A visiting South African friend’s immediate reaction upon meeting a Rwandan with family in South Africa was to ask if they were ok. An awkward silence…the answer was yes. A sigh of relief.
But for thousands of others relief is yet to come. The violence has subsided and more than 1,000 people have been arrested but tens of thousands have been left destitute and homeless.
Victims of the xenophobic violence have been moved to camps. Safe from mobs but their future is uncertain. The makeshift camps are without blankets to fend off the cold and hot water. Many are sick and children are not going to school.
The authorities and the refugees now have to figure out what to do next. Many have up and left. About 40,000 Mozambicans have gone back to their country, while Zimbabweans, facing severe political violence and poverty at home, have either reluctantly returned home, or opted for Zambia or Botswana.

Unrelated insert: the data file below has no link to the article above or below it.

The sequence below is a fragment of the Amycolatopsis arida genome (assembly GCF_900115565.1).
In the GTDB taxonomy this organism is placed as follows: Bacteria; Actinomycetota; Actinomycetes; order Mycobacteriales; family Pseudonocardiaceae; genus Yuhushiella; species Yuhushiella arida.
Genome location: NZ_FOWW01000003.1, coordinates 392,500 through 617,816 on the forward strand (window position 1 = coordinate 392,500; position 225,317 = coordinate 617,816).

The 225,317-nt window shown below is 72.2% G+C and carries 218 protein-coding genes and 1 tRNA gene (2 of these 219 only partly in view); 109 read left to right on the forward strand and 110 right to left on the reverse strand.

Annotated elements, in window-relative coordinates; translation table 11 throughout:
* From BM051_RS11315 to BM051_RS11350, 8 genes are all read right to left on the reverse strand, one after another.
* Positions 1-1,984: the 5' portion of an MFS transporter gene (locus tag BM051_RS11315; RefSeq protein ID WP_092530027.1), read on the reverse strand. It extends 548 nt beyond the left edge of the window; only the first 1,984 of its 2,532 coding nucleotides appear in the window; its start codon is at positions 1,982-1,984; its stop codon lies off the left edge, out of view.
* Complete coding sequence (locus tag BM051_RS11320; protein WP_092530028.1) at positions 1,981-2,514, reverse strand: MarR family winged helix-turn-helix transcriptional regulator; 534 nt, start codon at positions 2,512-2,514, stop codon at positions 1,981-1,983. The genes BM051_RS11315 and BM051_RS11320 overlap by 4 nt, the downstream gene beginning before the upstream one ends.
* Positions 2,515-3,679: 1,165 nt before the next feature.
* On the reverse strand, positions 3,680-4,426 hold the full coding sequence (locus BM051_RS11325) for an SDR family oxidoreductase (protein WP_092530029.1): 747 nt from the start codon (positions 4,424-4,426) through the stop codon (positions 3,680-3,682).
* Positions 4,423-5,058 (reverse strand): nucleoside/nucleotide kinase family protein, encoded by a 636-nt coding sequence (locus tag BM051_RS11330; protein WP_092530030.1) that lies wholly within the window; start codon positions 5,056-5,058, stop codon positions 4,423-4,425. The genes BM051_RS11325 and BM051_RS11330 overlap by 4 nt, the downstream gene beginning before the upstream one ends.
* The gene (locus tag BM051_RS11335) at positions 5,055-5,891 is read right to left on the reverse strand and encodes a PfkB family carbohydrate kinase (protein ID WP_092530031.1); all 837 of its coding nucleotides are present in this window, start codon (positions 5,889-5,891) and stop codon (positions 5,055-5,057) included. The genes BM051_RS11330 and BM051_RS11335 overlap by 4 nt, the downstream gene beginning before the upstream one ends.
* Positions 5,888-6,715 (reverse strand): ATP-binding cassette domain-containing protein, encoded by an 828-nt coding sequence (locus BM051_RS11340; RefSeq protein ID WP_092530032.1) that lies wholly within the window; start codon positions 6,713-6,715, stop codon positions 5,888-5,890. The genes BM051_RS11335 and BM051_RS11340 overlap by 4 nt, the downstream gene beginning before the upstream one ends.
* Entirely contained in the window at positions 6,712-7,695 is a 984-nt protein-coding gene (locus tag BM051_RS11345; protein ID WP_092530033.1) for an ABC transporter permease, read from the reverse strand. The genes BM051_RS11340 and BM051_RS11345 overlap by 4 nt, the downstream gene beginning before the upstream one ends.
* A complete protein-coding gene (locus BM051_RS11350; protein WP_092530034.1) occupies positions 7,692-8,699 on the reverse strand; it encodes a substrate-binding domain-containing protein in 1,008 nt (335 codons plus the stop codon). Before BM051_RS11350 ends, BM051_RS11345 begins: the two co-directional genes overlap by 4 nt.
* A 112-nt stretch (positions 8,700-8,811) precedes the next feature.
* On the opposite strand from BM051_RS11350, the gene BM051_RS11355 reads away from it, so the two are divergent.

Statistics are unreliable but South Africa could be home to as many as 5 million foreigners. What future for those staying put?
The government has said that it will provide the camps for only two months, after which people will either have to rebuild their lives in South Africa or go back home.
Many feel trapped. Frightened to return to live next to the neighbours who tried to kill them but equally afraid to return to their countries of origin. Officials are said to working hard to combat xenophobia. Radios are broadcasting anti-xenophobic messages.
But if the very problems that caused the violent outburst – high unemployment rates, soaring food and petrol prices, and feelings of being forgotten by the government – are not tackled, the future of foreigners in South Africa will continue to look uncertain.